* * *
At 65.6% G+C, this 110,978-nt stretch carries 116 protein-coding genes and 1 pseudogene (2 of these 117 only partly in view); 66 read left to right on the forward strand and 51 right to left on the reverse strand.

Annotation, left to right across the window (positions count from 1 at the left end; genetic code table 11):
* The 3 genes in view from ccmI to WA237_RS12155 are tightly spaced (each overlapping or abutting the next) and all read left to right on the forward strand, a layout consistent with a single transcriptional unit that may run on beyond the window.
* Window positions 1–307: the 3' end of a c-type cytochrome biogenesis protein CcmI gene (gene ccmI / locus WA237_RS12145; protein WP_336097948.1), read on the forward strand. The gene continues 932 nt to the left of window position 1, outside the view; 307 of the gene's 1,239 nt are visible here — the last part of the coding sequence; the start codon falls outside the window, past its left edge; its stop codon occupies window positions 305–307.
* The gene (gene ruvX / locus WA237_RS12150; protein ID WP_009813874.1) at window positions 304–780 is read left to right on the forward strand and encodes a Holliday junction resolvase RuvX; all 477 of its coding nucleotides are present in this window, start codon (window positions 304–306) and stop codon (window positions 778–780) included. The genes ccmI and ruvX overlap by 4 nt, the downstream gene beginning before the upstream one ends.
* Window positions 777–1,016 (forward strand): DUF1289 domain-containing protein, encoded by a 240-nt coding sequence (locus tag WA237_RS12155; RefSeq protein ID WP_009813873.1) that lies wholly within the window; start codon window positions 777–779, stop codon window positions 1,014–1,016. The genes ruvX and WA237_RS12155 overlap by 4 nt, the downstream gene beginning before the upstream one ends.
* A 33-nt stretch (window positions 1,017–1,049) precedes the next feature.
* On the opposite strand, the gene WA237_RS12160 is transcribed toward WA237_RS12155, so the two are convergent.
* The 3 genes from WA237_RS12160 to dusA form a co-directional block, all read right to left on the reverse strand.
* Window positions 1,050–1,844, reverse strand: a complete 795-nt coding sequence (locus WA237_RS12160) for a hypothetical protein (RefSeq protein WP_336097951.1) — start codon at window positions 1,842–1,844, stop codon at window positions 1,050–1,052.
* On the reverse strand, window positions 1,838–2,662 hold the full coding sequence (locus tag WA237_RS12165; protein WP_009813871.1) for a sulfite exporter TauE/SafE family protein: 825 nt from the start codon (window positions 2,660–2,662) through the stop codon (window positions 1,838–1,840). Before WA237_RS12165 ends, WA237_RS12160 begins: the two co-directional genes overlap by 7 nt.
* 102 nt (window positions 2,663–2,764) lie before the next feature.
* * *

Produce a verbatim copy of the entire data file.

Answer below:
At 65.6% G+C, this 110,978-nt stretch carries 116 protein-coding genes and 1 pseudogene (2 of these 117 only partly in view); 66 read left to right on the forward strand and 51 right to left on the reverse strand.

Annotation, left to right across the window (positions count from 1 at the left end; genetic code table 11):
* The 3 genes in view from ccmI to WA237_RS12155 are tightly spaced (each overlapping or abutting the next) and all read left to right on the forward strand, a layout consistent with a single transcriptional unit that may run on beyond the window.
* Window positions 1–307: the 3' end of a c-type cytochrome biogenesis protein CcmI gene (gene ccmI / locus WA237_RS12145; protein WP_336097948.1), read on the forward strand. The gene continues 932 nt to the left of window position 1, outside the view; 307 of the gene's 1,239 nt are visible here — the last part of the coding sequence; the start codon falls outside the window, past its left edge; its stop codon occupies window positions 305–307.
* The gene (gene ruvX / locus WA237_RS12150; protein ID WP_009813874.1) at window positions 304–780 is read left to right on the forward strand and encodes a Holliday junction resolvase RuvX; all 477 of its coding nucleotides are present in this window, start codon (window positions 304–306) and stop codon (window positions 778–780) included. The genes ccmI and ruvX overlap by 4 nt, the downstream gene beginning before the upstream one ends.
* Window positions 777–1,016 (forward strand): DUF1289 domain-containing protein, encoded by a 240-nt coding sequence (locus tag WA237_RS12155; RefSeq protein ID WP_009813873.1) that lies wholly within the window; start codon window positions 777–779, stop codon window positions 1,014–1,016. The genes ruvX and WA237_RS12155 overlap by 4 nt, the downstream gene beginning before the upstream one ends.
* A 33-nt stretch (window positions 1,017–1,049) precedes the next feature.
* On the opposite strand, the gene WA237_RS12160 is transcribed toward WA237_RS12155, so the two are convergent.
* The 3 genes from WA237_RS12160 to dusA form a co-directional block, all read right to left on the reverse strand.
* Window positions 1,050–1,844, reverse strand: a complete 795-nt coding sequence (locus WA237_RS12160) for a hypothetical protein (RefSeq protein WP_336097951.1) — start codon at window positions 1,842–1,844, stop codon at window positions 1,050–1,052.
* On the reverse strand, window positions 1,838–2,662 hold the full coding sequence (locus tag WA237_RS12165; protein WP_009813871.1) for a sulfite exporter TauE/SafE family protein: 825 nt from the start codon (window positions 2,660–2,662) through the stop codon (window positions 1,838–1,840). Before WA237_RS12165 ends, WA237_RS12160 begins: the two co-directional genes overlap by 7 nt.
* 102 nt (window positions 2,663–2,764) lie before the next feature.